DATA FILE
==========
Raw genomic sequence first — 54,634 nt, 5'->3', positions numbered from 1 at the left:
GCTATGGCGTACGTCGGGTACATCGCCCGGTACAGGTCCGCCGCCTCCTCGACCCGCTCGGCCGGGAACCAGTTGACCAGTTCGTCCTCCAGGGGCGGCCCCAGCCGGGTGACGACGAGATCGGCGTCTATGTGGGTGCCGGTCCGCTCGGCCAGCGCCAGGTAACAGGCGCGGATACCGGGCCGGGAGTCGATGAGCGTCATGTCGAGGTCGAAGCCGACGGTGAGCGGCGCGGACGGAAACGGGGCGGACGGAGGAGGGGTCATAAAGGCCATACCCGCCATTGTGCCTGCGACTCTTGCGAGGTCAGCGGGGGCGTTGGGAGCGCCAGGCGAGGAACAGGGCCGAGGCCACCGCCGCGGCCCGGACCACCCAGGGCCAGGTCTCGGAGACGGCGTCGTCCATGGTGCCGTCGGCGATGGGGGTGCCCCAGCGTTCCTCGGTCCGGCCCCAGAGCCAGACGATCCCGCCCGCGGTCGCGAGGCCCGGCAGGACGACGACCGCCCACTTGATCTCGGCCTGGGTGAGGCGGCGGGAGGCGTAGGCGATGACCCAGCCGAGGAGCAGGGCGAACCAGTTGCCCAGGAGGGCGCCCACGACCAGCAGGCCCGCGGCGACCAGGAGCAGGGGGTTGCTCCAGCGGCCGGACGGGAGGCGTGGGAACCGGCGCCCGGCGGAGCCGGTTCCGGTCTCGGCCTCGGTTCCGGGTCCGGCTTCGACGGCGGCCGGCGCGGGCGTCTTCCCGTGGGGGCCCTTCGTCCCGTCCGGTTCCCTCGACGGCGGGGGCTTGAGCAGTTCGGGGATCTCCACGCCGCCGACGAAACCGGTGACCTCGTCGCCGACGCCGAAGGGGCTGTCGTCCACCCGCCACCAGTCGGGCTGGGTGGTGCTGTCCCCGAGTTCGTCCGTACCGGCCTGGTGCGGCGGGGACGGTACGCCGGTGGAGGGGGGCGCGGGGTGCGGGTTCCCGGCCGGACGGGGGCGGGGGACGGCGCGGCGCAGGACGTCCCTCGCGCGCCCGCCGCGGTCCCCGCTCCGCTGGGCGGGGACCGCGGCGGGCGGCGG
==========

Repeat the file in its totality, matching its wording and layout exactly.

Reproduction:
Raw genomic sequence first — 54,634 nt, 5'->3', positions numbered from 1 at the left:
GCTATGGCGTACGTCGGGTACATCGCCCGGTACAGGTCCGCCGCCTCCTCGACCCGCTCGGCCGGGAACCAGTTGACCAGTTCGTCCTCCAGGGGCGGCCCCAGCCGGGTGACGACGAGATCGGCGTCTATGTGGGTGCCGGTCCGCTCGGCCAGCGCCAGGTAACAGGCGCGGATACCGGGCCGGGAGTCGATGAGCGTCATGTCGAGGTCGAAGCCGACGGTGAGCGGCGCGGACGGAAACGGGGCGGACGGAGGAGGGGTCATAAAGGCCATACCCGCCATTGTGCCTGCGACTCTTGCGAGGTCAGCGGGGGCGTTGGGAGCGCCAGGCGAGGAACAGGGCCGAGGCCACCGCCGCGGCCCGGACCACCCAGGGCCAGGTCTCGGAGACGGCGTCGTCCATGGTGCCGTCGGCGATGGGGGTGCCCCAGCGTTCCTCGGTCCGGCCCCAGAGCCAGACGATCCCGCCCGCGGTCGCGAGGCCCGGCAGGACGACGACCGCCCACTTGATCTCGGCCTGGGTGAGGCGGCGGGAGGCGTAGGCGATGACCCAGCCGAGGAGCAGGGCGAACCAGTTGCCCAGGAGGGCGCCCACGACCAGCAGGCCCGCGGCGACCAGGAGCAGGGGGTTGCTCCAGCGGCCGGACGGGAGGCGTGGGAACCGGCGCCCGGCGGAGCCGGTTCCGGTCTCGGCCTCGGTTCCGGGTCCGGCTTCGACGGCGGCCGGCGCGGGCGTCTTCCCGTGGGGGCCCTTCGTCCCGTCCGGTTCCCTCGACGGCGGGGGCTTGAGCAGTTCGGGGATCTCCACGCCGCCGACGAAACCGGTGACCTCGTCGCCGACGCCGAAGGGGCTGTCGTCCACCCGCCACCAGTCGGGCTGGGTGGTGCTGTCCCCGAGTTCGTCCGTACCGGCCTGGTGCGGCGGGGACGGTACGCCGGTGGAGGGGGGCGCGGGGTGCGGGTTCCCGGCCGGACGGGGGCGGGGGACGGCGCGGCGCAGGACGTCCCTCGCGCGCCCGCCGCGGTCCCCGCTCCGCTGGGCGGGGACCGCGGCGGGCGGCGG